Part 2 – Why Diversity Efforts Fail – A Four Part Series of Observations and Recommendations
If Lebron James (Basketball), Dustin Johnson (Golf), Tom Brady (Football), Serena Williams (Tennis) and Derek Jeter (baseball) need coaches to give them honest and candid feedback on their performance then we all need feedback on our work performance. We can’t expect that employees will get it on their own. Leaders must give honest feedback if they expect the performance of their team to improve.
Many corporate cultures have the appearance of being very polite but what that often signals is a culture that is afraid to speak honestly and directly to people and one that encourages these conversations to occur behind their backs. This coupled with the fear of saying something wrong or being misinterpreted has severely restricted meaningful discussions about performance and encourages coaching and development sessions that barely scratch the surface.
What I hear most from people is this, “I don’t know what to say/do”. Here are a few suggestions (Influenced by and adapted from Randy Hain’s article “A Road Map to Candid Work Conversations” that might be helpful to you as you attempt to have a candid conversation about performance.
- Model it. As a manager and leader, we must be the change we want to see in others. We must ask ourselves are we setting a good example for others. Do we give and receive honest and candid feedback?
- Admit mistakes. One of the best ways to begin an honest and candid conversation is to be humble enough to admit we made a mistake and own the consequences.
- Don’t make someone a lightning rod! If someone has the courage to speak out and speak up about a painful topic, publicly acknowledge and thank them for their honesty and encourage others to follow their example.
- Be courteous and ask permission. Whenever delivering what may be taken as difficult feedback, ask permission before giving it. Simply say: “May I have permission to be candid?” In all the years, I have seen it approached this way, no one has ever said no. Not once. The other person enters a psychological “contract” where they know something will be shared they may not like, but they appreciate the courtesy and are prepared to receive what is shared.
- Give permission. Let everyone around you know you are sincerely open to hearing their candid thoughts. Rather than putting someone on the spot and asking for feedback (which often inspires anxiety), try giving those around you blanket permission to come to you in private when they have something to share. When receiving candid feedback, always thank the person who offered it and avoid being defensive.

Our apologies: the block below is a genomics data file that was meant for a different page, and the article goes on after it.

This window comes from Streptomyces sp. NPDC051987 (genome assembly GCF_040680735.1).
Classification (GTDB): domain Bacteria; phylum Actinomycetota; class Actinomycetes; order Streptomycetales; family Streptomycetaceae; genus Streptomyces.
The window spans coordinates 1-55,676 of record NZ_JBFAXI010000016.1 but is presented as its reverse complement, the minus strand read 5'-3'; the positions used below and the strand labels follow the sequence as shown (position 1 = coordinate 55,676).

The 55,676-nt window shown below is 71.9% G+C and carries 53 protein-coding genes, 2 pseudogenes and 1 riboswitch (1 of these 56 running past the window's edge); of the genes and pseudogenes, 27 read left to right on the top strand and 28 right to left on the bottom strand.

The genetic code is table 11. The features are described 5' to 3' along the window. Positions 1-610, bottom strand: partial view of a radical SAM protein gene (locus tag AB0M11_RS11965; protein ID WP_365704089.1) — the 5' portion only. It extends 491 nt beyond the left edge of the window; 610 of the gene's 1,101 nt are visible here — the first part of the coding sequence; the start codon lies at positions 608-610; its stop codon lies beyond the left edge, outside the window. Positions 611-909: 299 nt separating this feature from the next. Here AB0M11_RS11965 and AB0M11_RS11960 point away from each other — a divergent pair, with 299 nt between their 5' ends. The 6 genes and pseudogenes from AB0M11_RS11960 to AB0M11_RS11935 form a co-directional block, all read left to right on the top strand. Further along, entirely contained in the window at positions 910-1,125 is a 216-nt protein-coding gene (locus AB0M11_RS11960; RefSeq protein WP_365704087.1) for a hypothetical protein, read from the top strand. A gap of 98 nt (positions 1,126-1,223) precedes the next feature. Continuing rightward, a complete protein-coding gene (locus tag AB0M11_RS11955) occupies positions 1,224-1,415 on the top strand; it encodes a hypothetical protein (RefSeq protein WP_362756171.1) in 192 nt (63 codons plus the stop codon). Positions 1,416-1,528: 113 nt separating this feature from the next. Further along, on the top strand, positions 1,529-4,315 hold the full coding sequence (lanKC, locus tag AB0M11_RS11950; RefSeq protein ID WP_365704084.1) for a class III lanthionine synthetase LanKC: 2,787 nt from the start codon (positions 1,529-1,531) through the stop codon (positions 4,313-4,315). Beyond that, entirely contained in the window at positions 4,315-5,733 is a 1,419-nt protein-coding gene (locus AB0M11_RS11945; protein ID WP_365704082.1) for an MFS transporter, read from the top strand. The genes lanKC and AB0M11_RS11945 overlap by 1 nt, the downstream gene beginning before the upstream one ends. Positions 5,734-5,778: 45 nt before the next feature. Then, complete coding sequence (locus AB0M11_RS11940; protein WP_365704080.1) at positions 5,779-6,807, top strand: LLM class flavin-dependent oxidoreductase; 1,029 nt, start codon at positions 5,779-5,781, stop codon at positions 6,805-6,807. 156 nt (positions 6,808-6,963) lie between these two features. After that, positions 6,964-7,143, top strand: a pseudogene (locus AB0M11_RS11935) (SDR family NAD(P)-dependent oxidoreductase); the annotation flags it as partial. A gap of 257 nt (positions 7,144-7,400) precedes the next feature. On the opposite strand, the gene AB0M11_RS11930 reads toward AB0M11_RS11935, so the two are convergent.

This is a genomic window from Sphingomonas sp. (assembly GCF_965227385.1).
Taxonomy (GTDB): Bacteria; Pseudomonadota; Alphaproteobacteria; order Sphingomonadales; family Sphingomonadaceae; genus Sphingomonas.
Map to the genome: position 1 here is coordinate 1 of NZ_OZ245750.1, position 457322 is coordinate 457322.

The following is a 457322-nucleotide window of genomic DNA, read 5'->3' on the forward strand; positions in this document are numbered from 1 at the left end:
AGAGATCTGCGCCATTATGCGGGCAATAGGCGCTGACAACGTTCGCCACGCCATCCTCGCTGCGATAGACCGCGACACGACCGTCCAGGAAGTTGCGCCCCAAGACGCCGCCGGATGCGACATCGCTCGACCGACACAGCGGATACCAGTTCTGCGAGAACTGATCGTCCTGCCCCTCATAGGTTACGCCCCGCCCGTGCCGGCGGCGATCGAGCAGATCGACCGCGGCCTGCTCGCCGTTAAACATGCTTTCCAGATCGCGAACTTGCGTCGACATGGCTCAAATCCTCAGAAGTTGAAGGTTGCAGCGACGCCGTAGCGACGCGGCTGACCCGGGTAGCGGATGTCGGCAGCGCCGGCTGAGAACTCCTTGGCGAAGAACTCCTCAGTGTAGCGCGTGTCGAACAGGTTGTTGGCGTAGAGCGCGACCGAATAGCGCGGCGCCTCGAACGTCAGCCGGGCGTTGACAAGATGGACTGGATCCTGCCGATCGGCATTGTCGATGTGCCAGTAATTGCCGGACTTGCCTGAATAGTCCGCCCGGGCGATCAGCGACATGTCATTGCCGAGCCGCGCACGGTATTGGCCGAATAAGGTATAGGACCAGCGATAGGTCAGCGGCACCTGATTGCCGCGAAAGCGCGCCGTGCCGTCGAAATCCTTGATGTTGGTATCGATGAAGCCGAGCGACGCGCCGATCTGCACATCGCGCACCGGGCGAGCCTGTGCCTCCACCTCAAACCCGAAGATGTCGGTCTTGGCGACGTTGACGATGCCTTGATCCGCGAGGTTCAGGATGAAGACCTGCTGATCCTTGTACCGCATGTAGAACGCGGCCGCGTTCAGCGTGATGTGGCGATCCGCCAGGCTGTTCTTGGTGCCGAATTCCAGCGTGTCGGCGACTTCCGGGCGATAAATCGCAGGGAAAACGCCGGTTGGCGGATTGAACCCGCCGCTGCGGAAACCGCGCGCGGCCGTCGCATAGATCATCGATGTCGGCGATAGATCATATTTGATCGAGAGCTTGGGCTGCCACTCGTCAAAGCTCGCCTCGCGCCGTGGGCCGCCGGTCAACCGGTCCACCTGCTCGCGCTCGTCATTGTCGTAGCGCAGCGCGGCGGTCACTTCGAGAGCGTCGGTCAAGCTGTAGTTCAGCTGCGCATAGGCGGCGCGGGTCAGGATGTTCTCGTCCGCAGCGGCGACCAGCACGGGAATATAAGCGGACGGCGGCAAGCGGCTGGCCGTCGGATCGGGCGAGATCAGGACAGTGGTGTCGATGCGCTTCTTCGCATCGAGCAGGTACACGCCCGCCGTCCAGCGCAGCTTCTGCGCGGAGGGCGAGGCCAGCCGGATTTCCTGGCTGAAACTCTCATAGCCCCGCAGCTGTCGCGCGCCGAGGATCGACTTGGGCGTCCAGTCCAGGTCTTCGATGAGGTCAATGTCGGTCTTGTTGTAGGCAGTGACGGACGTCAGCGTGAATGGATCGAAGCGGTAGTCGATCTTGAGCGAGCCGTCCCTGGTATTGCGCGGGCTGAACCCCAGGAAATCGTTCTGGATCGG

- Be Balanced In Your Candid Conversation. Always be balanced in your candid feedback to your audience if you want your message to be easily accepted. Egos can be easily bruised in these exchanges and being balanced is a way we can defuse the tension our directness may cause. Use phrases like “Are you open to a different perspective?”, “I might suggest…” or “Please consider this…” when offering candid performance feedback. Where applicable, offer sincere praise for things done well in addition to feedback on challenges or ways to improve.
- Be Behaviorally Specific and Offer Concrete Suggestions. Difficult feedback can sometimes hurt, but we should view it as a gift aimed at helping our team improve performance and avoid future mistakes. One way to be more helpful is to be clear about the challenging behaviors we have observed and offer suggestions for improvement. Use behaviorally specific language and offer concrete examples.
- Avoid embarrassment. It will sometimes be necessary in meetings to have difficult conversations with our colleagues and we should be mindful that we do not want to embarrass them while still delivering an honest and helpful message. There is a huge difference between picking projects apart and picking people
- Seek to Understand. We often miss opportunities for candid and substantive conversations because we fail to ask questions and show genuine curiosity. Asking probing questions of others rather than merely stating our opinions can often provide an opportunity to bring difficult topics to light. Examples can look like this: “Mike, do you feel like you are having the kind of success you hoped for in your new role?” or “Sarah, I am concerned that you might miss your goals this Quarter. What do you see as the obstacles in your way and how can I help you overcome them?”
- Feedback is best given in person and in private. As a rule, nothing should ever be conveyed via email that is emotional, awkward or subject to misinterpretation. If it all possible, I would encourage delivering candid feedback in private to ensure maximum receptivity. Candor is best suited for in-person conversations or by phone, if necessary.
- Promote candor through team accountability. Real collaboration is unlikely to occur when people don’t trust one another to speak with candor. Suggest to your team that candor be required in every team or staff meeting and be sure to model it for others. Take turns holding each other accountable for this behavior and do not be afraid to respectfully call out your colleagues when someone avoids addressing difficult issues.
- No retaliation allowed. This is not the time to be a bully or be coercive. There is no place for this kind of behavior in a culture and workplace that is diverse and inclusive. Demeaning our colleagues or retaliating against them in any way should not be tolerated in a workplace that claims to value their employees and diversity and inclusion.
As we end on performance management, candid conversations and culture, it’s important to think about the company’s culture when developing a D&I effort. What will the culture sustain or reject? How to plan for cultural barriers? This is will be the subject of the third pitfall…A lack of a change management approach to diversity and inclusion.
© Benton+Bradford Consulting